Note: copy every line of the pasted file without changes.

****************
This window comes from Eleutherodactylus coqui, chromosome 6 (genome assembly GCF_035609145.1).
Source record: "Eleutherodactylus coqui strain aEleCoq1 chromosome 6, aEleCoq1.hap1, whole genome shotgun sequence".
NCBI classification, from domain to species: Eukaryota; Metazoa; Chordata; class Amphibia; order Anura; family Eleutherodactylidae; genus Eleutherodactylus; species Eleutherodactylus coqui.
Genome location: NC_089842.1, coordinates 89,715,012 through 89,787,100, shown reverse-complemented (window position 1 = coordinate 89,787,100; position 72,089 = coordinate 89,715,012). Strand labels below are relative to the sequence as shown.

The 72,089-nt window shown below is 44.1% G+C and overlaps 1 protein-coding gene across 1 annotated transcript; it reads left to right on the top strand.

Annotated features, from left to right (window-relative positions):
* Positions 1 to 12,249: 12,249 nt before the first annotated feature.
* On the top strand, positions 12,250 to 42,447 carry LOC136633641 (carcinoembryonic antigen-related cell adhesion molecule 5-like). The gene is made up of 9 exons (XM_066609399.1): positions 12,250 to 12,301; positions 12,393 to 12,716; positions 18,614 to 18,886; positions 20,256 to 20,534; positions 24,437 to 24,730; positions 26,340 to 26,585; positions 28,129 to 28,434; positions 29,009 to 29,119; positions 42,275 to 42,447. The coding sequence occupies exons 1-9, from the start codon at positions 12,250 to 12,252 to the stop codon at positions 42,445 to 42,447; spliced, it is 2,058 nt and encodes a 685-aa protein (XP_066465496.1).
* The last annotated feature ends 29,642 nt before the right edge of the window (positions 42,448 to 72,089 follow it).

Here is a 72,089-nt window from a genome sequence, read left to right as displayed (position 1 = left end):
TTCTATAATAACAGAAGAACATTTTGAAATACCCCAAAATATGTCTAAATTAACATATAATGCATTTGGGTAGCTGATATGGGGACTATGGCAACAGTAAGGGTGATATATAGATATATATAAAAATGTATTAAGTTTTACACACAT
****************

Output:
This window comes from Eleutherodactylus coqui, chromosome 6 (genome assembly GCF_035609145.1).
Source record: "Eleutherodactylus coqui strain aEleCoq1 chromosome 6, aEleCoq1.hap1, whole genome shotgun sequence".
NCBI classification, from domain to species: Eukaryota; Metazoa; Chordata; class Amphibia; order Anura; family Eleutherodactylidae; genus Eleutherodactylus; species Eleutherodactylus coqui.
Genome location: NC_089842.1, coordinates 89,715,012 through 89,787,100, shown reverse-complemented (window position 1 = coordinate 89,787,100; position 72,089 = coordinate 89,715,012). Strand labels below are relative to the sequence as shown.

The 72,089-nt window shown below is 44.1% G+C and overlaps 1 protein-coding gene across 1 annotated transcript; it reads left to right on the top strand.

Annotated features, from left to right (window-relative positions):
* Positions 1 to 12,249: 12,249 nt before the first annotated feature.
* On the top strand, positions 12,250 to 42,447 carry LOC136633641 (carcinoembryonic antigen-related cell adhesion molecule 5-like). The gene is made up of 9 exons (XM_066609399.1): positions 12,250 to 12,301; positions 12,393 to 12,716; positions 18,614 to 18,886; positions 20,256 to 20,534; positions 24,437 to 24,730; positions 26,340 to 26,585; positions 28,129 to 28,434; positions 29,009 to 29,119; positions 42,275 to 42,447. The coding sequence occupies exons 1-9, from the start codon at positions 12,250 to 12,252 to the stop codon at positions 42,445 to 42,447; spliced, it is 2,058 nt and encodes a 685-aa protein (XP_066465496.1).
* The last annotated feature ends 29,642 nt before the right edge of the window (positions 42,448 to 72,089 follow it).

Here is a 72,089-nt window from a genome sequence, read left to right as displayed (position 1 = left end):
TTCTATAATAACAGAAGAACATTTTGAAATACCCCAAAATATGTCTAAATTAACATATAATGCATTTGGGTAGCTGATATGGGGACTATGGCAACAGTAAGGGTGATATATAGATATATATAAAAATGTATTAAGTTTTACACACAT